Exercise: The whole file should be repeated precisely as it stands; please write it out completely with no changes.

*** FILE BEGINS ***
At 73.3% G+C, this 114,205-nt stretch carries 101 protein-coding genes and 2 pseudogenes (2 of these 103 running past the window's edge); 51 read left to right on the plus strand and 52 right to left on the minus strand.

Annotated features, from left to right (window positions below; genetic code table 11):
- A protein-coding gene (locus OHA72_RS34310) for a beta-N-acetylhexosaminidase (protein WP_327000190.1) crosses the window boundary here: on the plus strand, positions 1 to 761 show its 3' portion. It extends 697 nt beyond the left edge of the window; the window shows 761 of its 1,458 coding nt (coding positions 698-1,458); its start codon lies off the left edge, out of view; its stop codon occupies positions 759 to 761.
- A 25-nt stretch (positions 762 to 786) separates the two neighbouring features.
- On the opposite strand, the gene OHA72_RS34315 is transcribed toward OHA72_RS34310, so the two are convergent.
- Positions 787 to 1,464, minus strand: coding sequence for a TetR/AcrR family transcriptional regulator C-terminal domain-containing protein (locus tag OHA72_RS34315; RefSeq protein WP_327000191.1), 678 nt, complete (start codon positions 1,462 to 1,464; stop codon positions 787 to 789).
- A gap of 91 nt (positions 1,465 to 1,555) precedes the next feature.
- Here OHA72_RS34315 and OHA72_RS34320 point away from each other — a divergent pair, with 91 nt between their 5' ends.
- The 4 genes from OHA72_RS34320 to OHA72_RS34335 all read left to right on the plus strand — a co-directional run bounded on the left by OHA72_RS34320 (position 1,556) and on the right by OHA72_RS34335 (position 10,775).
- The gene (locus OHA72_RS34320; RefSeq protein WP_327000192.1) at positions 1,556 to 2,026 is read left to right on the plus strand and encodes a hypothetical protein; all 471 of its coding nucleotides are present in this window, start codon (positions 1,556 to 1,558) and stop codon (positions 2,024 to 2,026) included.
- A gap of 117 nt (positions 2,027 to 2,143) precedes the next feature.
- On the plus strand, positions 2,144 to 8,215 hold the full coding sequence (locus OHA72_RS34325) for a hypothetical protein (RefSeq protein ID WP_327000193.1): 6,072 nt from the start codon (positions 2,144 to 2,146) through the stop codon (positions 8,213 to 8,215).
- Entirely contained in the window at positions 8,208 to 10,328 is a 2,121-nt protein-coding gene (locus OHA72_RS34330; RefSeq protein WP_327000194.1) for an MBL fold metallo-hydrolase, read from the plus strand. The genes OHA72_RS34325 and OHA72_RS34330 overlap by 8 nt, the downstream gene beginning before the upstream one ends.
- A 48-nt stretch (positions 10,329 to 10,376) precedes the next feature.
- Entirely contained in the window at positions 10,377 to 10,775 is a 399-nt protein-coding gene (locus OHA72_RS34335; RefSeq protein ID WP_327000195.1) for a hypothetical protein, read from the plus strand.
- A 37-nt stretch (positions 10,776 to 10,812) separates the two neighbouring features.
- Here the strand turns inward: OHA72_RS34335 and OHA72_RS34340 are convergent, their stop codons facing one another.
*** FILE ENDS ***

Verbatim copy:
At 73.3% G+C, this 114,205-nt stretch carries 101 protein-coding genes and 2 pseudogenes (2 of these 103 running past the window's edge); 51 read left to right on the plus strand and 52 right to left on the minus strand.

Annotated features, from left to right (window positions below; genetic code table 11):
- A protein-coding gene (locus OHA72_RS34310) for a beta-N-acetylhexosaminidase (protein WP_327000190.1) crosses the window boundary here: on the plus strand, positions 1 to 761 show its 3' portion. It extends 697 nt beyond the left edge of the window; the window shows 761 of its 1,458 coding nt (coding positions 698-1,458); its start codon lies off the left edge, out of view; its stop codon occupies positions 759 to 761.
- A 25-nt stretch (positions 762 to 786) separates the two neighbouring features.
- On the opposite strand, the gene OHA72_RS34315 is transcribed toward OHA72_RS34310, so the two are convergent.
- Positions 787 to 1,464, minus strand: coding sequence for a TetR/AcrR family transcriptional regulator C-terminal domain-containing protein (locus tag OHA72_RS34315; RefSeq protein WP_327000191.1), 678 nt, complete (start codon positions 1,462 to 1,464; stop codon positions 787 to 789).
- A gap of 91 nt (positions 1,465 to 1,555) precedes the next feature.
- Here OHA72_RS34315 and OHA72_RS34320 point away from each other — a divergent pair, with 91 nt between their 5' ends.
- The 4 genes from OHA72_RS34320 to OHA72_RS34335 all read left to right on the plus strand — a co-directional run bounded on the left by OHA72_RS34320 (position 1,556) and on the right by OHA72_RS34335 (position 10,775).
- The gene (locus OHA72_RS34320; RefSeq protein WP_327000192.1) at positions 1,556 to 2,026 is read left to right on the plus strand and encodes a hypothetical protein; all 471 of its coding nucleotides are present in this window, start codon (positions 1,556 to 1,558) and stop codon (positions 2,024 to 2,026) included.
- A gap of 117 nt (positions 2,027 to 2,143) precedes the next feature.
- On the plus strand, positions 2,144 to 8,215 hold the full coding sequence (locus OHA72_RS34325) for a hypothetical protein (RefSeq protein ID WP_327000193.1): 6,072 nt from the start codon (positions 2,144 to 2,146) through the stop codon (positions 8,213 to 8,215).
- Entirely contained in the window at positions 8,208 to 10,328 is a 2,121-nt protein-coding gene (locus OHA72_RS34330; RefSeq protein WP_327000194.1) for an MBL fold metallo-hydrolase, read from the plus strand. The genes OHA72_RS34325 and OHA72_RS34330 overlap by 8 nt, the downstream gene beginning before the upstream one ends.
- A 48-nt stretch (positions 10,329 to 10,376) precedes the next feature.
- Entirely contained in the window at positions 10,377 to 10,775 is a 399-nt protein-coding gene (locus OHA72_RS34335; RefSeq protein ID WP_327000195.1) for a hypothetical protein, read from the plus strand.
- A 37-nt stretch (positions 10,776 to 10,812) separates the two neighbouring features.
- Here the strand turns inward: OHA72_RS34335 and OHA72_RS34340 are convergent, their stop codons facing one another.